Characterization of factors interacting in CGI machining : machinability - material microstructure - material physical properties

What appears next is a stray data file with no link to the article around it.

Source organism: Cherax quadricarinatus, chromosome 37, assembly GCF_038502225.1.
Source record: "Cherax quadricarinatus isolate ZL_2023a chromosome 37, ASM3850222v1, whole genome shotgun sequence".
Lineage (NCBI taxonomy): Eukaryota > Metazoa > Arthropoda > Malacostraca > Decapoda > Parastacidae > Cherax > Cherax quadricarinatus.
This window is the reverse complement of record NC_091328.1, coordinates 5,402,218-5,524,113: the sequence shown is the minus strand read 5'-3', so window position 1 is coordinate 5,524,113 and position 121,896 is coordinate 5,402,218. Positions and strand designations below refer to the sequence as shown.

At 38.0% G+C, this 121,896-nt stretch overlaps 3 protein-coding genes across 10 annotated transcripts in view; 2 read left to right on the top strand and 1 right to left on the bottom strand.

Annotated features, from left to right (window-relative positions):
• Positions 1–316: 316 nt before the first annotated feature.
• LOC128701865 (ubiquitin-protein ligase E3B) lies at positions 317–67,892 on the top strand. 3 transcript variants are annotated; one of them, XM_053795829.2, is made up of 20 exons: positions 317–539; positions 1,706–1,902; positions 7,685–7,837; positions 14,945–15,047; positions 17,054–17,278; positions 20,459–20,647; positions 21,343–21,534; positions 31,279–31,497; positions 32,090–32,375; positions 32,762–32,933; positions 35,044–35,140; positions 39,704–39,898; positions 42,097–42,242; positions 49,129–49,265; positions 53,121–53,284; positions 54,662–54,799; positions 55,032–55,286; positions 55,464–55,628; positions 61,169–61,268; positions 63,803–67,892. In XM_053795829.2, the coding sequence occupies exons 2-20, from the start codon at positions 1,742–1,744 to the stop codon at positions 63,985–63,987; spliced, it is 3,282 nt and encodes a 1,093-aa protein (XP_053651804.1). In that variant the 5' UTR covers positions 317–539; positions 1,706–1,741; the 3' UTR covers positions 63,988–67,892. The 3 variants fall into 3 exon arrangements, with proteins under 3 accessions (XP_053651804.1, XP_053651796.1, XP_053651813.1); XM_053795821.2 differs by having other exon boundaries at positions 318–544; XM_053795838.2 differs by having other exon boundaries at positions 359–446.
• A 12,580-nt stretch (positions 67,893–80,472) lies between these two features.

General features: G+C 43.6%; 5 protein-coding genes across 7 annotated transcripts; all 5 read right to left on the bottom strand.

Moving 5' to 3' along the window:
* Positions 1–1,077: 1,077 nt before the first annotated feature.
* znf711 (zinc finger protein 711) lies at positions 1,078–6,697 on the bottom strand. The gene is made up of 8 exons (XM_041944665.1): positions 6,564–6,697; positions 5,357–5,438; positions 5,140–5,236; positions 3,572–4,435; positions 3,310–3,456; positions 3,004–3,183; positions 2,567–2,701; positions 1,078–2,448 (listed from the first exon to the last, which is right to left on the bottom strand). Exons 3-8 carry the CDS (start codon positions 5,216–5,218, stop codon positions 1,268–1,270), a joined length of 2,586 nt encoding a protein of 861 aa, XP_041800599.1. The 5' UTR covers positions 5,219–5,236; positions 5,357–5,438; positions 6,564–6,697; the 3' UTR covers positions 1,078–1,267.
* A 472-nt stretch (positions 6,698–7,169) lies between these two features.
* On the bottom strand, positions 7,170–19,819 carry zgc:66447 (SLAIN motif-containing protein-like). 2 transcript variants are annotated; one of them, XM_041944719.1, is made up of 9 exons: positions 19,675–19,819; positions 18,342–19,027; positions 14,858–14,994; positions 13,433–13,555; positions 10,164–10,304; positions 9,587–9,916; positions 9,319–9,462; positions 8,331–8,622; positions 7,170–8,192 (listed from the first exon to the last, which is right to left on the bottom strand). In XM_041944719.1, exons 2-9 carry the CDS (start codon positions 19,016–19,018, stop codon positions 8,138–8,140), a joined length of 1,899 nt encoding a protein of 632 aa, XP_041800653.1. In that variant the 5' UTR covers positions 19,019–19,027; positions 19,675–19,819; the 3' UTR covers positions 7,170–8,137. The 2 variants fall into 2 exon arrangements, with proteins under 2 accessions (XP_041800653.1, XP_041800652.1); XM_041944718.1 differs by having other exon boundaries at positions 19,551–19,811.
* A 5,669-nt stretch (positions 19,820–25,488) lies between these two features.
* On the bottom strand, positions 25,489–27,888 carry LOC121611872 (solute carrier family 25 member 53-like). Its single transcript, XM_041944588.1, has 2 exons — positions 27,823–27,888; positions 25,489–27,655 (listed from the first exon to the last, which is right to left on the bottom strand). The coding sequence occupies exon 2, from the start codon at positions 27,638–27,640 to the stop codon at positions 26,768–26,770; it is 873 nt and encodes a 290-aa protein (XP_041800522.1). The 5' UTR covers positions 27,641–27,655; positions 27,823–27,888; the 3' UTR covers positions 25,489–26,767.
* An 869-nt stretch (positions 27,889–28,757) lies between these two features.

Sammanfattning: The Swedish truck industry is forced to find new material solutions to achieve lighter engines with increased strength. Customers and new environmental regulations demand both higher specific power and more environmentally friendly trucks, and this places a rising pressure on the manufactures. This demand could be met by increasing the peak pressure in the cylinders. Consequently, a more efficient combustion is obtained and the exhaust lowered. This however exposes the engine to higher loads and material physical properties must therefore be enhanced. Today, alloyed gray iron is the predominantly used engine material. This material cannot meet the requirements of tomorrow’s engines. Compacted Graphite Iron has good potential to be the replacement; it opens new design opportunities with its superior strength, which can lead to smaller, more efficient engines and additional power. The question is: how will manufacturing be affected? The main goal of this thesis is to identify and investigate the main factors’ effect and their individual contributions on CGI machining.  When the relationship between the fundamental features; machinability, material microstructure, and material physical properties, are revealed, then the CGI material can be optimized, both regarding the manufacturing process and design requirements. The basic understanding is developed mainly through experimental analysis. No attempt has been made to optimize the material to be used as engine material in this thesis. The thesis demonstrates the importance of having good casting process control. It also illustrates the microstructural properties’ effects on CGI machinability, and what new aspects of machining must be taken into account, compared to gray iron.